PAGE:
North Korean Bank’s Seized Funds Given to Parents of U.S. Student They Say Nation Tortured

Seized funds from a North Korean bank account are set to be given to the parents of U.S. student Otto Warmbier, who they say was tortured by North Korea before being released from custody while in a coma.

A federal judge in New York ordered the state comptroller to give $240,000 seized to Warmbier’s parents, Fred and Cindy Warmbier of Wyoming, according to The Cincinnati Enquirer. The seized funds are assets from the Kwangson Banking Corporation, which is tied to the North Korean government, according to NBC News.

The money will be a payment toward an award of $501 million a different judge in the District of Columbia ordered the Warmbiers receive in 2018, The Cincinnati Enquirer reported.

The New York judge, Lawrence E. Kahn ordered a final transfer of the $240,000, plus interest, to Fred and Cindy Warmbier within 10 days on Jan. 13, according to

The order says no one from the North Korean government or bank appeared in court to oppose the transfer of money, reported. They were notified of the proceedings, the order says.

Fred and Cindy Warmbier, Given Seized Funds
It’s unknown how much Fred and Cindy Warmbier have received of the approximate $501 million awarded to them in their 2018 lawsuit against North Korea, The Associated Press reported. In this photo, Cindy and Fred Warmbier, parents of Otto Warmbier, who died after being held prisoner in North Korea, listen during a press conference on December 18, 2019 in Washington, D.C.
Sarah Silbiger/Getty Images

Otto Warmbier, 22, was a student at the University of Virginia visiting Pyongyang in January 2016 when he stole a propaganda banner from a hotel, according to NBC News. North Korea considered the action a “hostile act against the state,” Fox News reported. Warmbier appeared in a video in February 2016, which was a “confession” to commit the “preplanned” crime.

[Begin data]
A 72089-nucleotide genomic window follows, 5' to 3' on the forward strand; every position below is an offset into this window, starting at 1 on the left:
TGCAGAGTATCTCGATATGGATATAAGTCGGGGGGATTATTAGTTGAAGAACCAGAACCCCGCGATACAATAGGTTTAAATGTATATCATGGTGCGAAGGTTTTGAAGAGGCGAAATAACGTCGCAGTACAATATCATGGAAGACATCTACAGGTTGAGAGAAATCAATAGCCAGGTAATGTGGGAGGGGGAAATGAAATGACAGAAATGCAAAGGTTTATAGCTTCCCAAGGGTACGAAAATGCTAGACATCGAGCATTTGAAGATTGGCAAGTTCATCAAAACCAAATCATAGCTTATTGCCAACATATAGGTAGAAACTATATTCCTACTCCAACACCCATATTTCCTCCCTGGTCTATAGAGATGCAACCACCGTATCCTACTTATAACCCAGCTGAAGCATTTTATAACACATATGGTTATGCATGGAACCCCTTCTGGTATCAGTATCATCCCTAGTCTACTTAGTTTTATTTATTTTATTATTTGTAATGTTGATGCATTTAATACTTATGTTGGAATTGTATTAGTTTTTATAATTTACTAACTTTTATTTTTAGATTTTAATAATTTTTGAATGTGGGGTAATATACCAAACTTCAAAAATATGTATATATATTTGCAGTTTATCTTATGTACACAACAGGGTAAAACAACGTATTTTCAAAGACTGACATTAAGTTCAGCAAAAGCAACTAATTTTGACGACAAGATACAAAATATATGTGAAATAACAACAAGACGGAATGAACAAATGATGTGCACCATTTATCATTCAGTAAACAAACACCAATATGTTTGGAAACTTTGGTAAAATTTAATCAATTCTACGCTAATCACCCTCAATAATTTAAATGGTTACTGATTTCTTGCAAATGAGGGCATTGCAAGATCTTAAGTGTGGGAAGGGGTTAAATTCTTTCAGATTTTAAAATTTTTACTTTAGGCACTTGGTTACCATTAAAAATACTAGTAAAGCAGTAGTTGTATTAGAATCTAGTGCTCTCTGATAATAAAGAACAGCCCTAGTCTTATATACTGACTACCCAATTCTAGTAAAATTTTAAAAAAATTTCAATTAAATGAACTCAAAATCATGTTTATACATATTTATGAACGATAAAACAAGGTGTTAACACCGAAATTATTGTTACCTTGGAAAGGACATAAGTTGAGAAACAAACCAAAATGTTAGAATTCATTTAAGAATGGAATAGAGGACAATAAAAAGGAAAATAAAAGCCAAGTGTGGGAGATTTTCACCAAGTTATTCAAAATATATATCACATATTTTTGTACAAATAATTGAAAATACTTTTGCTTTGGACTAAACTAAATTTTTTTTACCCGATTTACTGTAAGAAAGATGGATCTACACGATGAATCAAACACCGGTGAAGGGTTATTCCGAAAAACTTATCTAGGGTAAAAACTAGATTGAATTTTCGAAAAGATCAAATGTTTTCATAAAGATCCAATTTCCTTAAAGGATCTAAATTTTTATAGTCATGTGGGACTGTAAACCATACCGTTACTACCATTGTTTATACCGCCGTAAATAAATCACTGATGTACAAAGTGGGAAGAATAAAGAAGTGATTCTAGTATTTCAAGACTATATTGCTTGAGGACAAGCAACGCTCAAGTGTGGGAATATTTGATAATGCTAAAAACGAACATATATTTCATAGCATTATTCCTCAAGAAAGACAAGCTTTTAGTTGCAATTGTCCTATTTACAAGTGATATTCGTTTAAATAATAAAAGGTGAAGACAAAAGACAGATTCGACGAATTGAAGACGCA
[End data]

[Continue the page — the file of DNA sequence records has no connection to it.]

He was arrested and tried for the act, according to NBC News. Warmbier was found guilty and sentenced to 15 years of hard labor after a trial just an hour long.

In March 2016, Warmbier fell into a coma, Fox News reported. He returned to the U.S. in 2017 for treatment.

North Korea said he had botulism, a bacterial toxin that impacts the nervous system, The Cincinnati Enquirer reported. However, doctors in Cincinnati were unable to find evidence of botulism in Warmbier’s body. He had a significant brain injury that caused him to go blind, deaf, and physically unable to move.

He died a week later, according to The Cincinnati Enquirer.

Warmbier’s parents sued North Korea over his death, with District of Columbia Judge Beryl A. Howell awarding them over $501 million in damages, Fox News reported. Howell said the punishment was “appropriate” to “deter North Korea” for “torture, hostage-taking and extrajudicial killing.”

North Korea did not respond to the 2018 lawsuit, according to Fox News.

It’s unknown how much the Warmbiers have received of the 2018 reward, The Associated Press reported.

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